It was exciting to wake up in the desert the first morning, and enjoy the views from our nice little cabin in the middle of nowhere. After a lazy morning, we drove to Arches National Park, a park with over 2000 natural sand stone arches. We bought a pass that allows entry to all national parks for a year, as we will be visiting many 🙂 Our first stop in the park was Balancing Rock. There is a short trail that goes all the way around the rock pillar, so you can admire it from all angles 😉 We were not used to the heat yet, and were taking it very easy. Until a tour bus full of pensioned people arrived and we decided it was time to leave!
After looking at the park’s map, we decided to hike to the most iconic arch in the park: Delicate Arch. It’s not only the symbol of the National Park, it can also be found on all Utah’s license plates. The hike was easy and not too long, but walking uphill in the heat made it a bit more challenging. We stopped for a break in a shady place, where we got company of a little chipmunk. They are so cute! Really tiny, really fast, and not very shy. Paul had his zoomlens with him, and this is the result…
Ok, one more photo of the chipmunk because he’s so cute 😉 There are lots of them everywhere in the states, and after a while you get so used to them that you don’t take photos anymore. We continued our hike, wondering when we would get a glimpse of our final destination. In fact you don’t get to see it until the very end of the trail. You turn a corner, and suddenly it’s there! What a view… the arch is located right at the edge of a kind of platform of slickrock, so you have really nice views as well.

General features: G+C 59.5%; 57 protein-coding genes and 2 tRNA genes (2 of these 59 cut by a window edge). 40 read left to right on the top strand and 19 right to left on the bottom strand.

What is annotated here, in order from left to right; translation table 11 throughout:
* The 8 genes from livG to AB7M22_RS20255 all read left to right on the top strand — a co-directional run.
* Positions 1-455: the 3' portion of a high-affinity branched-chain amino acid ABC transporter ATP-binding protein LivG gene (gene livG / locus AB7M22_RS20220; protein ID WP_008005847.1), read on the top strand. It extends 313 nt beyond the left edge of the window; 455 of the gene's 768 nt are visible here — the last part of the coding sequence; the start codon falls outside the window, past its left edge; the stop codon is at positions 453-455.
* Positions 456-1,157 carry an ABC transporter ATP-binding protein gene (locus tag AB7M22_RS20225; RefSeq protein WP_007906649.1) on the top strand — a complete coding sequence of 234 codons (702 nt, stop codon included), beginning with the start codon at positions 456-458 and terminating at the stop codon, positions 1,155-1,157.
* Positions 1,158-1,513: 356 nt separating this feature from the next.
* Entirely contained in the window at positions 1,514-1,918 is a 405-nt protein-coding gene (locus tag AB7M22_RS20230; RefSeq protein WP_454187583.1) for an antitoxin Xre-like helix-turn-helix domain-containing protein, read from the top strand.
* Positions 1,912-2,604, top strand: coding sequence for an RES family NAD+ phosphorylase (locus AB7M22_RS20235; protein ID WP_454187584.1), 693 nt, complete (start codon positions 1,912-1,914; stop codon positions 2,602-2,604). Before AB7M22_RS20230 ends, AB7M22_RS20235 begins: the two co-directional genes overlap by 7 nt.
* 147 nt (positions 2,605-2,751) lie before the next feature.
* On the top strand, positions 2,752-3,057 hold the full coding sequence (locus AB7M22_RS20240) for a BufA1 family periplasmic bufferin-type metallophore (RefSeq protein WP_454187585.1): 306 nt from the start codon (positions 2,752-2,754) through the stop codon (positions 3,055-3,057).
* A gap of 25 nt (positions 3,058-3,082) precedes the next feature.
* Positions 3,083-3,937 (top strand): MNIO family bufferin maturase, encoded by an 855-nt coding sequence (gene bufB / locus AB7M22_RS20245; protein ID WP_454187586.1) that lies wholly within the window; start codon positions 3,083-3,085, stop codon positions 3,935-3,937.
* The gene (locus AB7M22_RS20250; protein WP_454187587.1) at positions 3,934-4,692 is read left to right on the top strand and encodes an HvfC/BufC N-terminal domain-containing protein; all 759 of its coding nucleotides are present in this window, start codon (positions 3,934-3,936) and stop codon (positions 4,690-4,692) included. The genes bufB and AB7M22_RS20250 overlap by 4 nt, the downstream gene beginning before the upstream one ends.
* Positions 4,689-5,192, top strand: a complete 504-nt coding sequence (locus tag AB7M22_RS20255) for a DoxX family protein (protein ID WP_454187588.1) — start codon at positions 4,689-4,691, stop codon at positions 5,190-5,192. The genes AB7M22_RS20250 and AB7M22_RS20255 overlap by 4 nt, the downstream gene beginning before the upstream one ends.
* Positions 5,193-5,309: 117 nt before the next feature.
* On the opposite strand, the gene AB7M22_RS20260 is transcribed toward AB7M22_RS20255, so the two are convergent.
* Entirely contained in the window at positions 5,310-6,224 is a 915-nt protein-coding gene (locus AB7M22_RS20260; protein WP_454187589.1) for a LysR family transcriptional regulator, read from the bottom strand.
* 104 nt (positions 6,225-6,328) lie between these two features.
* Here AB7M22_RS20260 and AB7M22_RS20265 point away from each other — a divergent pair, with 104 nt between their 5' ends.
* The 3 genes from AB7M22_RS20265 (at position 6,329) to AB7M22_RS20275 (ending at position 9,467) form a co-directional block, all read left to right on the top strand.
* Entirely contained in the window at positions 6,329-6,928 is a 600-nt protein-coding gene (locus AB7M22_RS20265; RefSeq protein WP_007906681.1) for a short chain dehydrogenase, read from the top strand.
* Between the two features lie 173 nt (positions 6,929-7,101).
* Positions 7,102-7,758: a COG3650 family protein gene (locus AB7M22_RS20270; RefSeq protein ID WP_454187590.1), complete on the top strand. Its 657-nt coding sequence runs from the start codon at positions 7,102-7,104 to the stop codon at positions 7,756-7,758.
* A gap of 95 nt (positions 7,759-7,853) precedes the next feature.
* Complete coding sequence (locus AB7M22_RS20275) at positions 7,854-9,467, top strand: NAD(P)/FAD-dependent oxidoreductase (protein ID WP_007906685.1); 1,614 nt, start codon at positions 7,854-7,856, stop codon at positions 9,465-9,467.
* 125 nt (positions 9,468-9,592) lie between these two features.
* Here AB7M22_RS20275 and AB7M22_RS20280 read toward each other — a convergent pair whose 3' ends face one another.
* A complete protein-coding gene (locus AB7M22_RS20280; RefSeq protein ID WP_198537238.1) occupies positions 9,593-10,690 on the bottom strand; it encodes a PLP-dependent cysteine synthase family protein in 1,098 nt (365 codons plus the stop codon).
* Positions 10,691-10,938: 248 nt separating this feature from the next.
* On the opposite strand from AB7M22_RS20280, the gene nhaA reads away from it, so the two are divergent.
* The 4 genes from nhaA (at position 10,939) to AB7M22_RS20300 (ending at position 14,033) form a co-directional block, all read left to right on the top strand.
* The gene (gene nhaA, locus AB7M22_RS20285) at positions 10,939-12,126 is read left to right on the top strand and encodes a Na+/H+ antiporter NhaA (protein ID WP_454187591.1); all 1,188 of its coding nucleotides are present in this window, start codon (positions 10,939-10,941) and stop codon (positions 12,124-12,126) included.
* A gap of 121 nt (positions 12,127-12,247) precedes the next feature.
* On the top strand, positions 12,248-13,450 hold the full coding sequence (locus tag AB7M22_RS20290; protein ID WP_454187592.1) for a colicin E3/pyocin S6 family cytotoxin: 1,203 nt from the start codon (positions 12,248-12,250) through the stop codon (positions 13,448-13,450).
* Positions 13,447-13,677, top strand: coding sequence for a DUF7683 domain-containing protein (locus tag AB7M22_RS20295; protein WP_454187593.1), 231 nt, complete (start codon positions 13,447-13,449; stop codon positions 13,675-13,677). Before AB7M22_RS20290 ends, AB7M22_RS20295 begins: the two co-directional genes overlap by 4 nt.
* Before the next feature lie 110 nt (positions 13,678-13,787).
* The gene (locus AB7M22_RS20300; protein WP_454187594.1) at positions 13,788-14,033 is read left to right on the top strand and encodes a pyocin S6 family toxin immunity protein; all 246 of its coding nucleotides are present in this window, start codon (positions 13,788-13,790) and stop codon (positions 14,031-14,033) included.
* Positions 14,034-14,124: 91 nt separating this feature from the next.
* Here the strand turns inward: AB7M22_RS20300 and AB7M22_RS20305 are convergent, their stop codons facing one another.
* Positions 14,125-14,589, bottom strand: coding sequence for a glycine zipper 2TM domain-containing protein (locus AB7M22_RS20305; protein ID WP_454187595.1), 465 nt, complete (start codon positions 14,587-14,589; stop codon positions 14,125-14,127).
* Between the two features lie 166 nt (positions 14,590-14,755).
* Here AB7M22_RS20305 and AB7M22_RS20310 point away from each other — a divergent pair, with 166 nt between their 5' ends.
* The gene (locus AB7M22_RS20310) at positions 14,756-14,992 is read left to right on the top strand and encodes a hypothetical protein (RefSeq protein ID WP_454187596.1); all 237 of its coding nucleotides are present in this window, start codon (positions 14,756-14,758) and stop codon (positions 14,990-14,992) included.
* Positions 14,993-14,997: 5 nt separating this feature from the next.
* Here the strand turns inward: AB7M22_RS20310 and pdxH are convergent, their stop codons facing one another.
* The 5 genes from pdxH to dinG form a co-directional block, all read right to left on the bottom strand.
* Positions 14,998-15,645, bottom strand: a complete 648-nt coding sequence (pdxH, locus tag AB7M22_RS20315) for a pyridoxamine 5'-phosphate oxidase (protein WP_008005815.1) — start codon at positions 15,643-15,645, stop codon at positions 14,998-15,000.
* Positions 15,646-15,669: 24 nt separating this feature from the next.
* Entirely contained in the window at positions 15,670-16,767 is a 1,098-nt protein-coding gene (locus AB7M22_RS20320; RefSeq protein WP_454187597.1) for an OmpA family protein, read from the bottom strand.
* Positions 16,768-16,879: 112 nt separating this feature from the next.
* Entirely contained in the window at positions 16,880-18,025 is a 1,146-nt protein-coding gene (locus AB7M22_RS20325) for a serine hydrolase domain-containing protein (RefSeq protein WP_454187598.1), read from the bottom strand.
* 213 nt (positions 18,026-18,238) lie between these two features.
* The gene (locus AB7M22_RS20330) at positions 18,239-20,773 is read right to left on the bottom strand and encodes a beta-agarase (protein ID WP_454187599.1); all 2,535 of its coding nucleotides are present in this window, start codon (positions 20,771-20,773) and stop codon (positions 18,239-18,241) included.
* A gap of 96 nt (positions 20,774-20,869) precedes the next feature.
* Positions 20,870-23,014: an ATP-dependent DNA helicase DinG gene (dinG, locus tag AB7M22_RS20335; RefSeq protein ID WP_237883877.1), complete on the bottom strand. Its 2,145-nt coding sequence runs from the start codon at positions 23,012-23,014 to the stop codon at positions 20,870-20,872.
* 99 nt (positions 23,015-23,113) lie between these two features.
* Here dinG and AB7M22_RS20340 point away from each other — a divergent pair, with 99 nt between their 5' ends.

It was fun playing with the fisheye lens, which can fit the whole arch in even from close by.
These photos show the surroundings of the arch a bit better, it’s like a big bowl! We actually walked to the bottom of the bowl, and climbed up on the other side.
This is the unusual view from the other side, where you look right at the side of the arch so you can’t see the whole. It becomes almost hard to spot 🙂 We walked back when sunset was on its way, and we saw LOTS of people walking up with tripods. I wonder if they were all able to get a photo without 10 other photographers in it 😛 We drove a bit further into the park, and stopped at a viewpoint of Fiery Furnace. We would have liked to hike into Fiery Furnace, but you need to either join a guided walk (which needs to be booked quite a while in advance), or apply for a permit.
Sunset was really beautiful… my favourite time of the day, when it finally cools down a bit and everything is turning a deep orange.
We walked the short trail to Sand Dune Arch, which is located inside a slot canyon. The floor of the canyon consists of amazingly fine sand! Unfortunately, at this low latitude sunset goes realllly fast, and it’s basically dark only half an hour after the sun has set. So after enjoying sunset, it was soon time to head back to our cabin.
It had been a fantastic day, but the combination of heat, jetlag and so many new experiences made us really tired. So tired that we ate at McDonalds, and that says a lot 😉